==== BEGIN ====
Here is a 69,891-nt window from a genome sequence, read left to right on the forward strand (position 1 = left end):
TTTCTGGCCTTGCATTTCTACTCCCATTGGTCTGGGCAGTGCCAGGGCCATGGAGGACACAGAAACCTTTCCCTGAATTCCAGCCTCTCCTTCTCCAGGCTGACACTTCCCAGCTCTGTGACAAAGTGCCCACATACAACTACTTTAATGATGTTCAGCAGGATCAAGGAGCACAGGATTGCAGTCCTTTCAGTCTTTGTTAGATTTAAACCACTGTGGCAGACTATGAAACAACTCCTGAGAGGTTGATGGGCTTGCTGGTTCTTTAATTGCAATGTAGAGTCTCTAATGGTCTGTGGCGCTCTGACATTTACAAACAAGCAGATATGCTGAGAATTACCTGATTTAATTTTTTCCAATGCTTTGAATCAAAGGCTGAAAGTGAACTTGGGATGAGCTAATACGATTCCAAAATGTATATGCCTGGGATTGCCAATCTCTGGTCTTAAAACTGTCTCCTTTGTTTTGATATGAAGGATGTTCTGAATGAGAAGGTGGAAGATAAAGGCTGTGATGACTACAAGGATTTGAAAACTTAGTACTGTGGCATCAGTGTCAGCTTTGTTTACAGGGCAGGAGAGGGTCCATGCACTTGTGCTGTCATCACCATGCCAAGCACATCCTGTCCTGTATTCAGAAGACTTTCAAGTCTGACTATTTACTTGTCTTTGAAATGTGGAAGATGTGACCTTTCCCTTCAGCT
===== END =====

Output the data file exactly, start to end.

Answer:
Here is a 69,891-nt window from a genome sequence, read left to right on the forward strand (position 1 = left end):
TTTCTGGCCTTGCATTTCTACTCCCATTGGTCTGGGCAGTGCCAGGGCCATGGAGGACACAGAAACCTTTCCCTGAATTCCAGCCTCTCCTTCTCCAGGCTGACACTTCCCAGCTCTGTGACAAAGTGCCCACATACAACTACTTTAATGATGTTCAGCAGGATCAAGGAGCACAGGATTGCAGTCCTTTCAGTCTTTGTTAGATTTAAACCACTGTGGCAGACTATGAAACAACTCCTGAGAGGTTGATGGGCTTGCTGGTTCTTTAATTGCAATGTAGAGTCTCTAATGGTCTGTGGCGCTCTGACATTTACAAACAAGCAGATATGCTGAGAATTACCTGATTTAATTTTTTCCAATGCTTTGAATCAAAGGCTGAAAGTGAACTTGGGATGAGCTAATACGATTCCAAAATGTATATGCCTGGGATTGCCAATCTCTGGTCTTAAAACTGTCTCCTTTGTTTTGATATGAAGGATGTTCTGAATGAGAAGGTGGAAGATAAAGGCTGTGATGACTACAAGGATTTGAAAACTTAGTACTGTGGCATCAGTGTCAGCTTTGTTTACAGGGCAGGAGAGGGTCCATGCACTTGTGCTGTCATCACCATGCCAAGCACATCCTGTCCTGTATTCAGAAGACTTTCAAGTCTGACTATTTACTTGTCTTTGAAATGTGGAAGATGTGACCTTTCCCTTCAGCT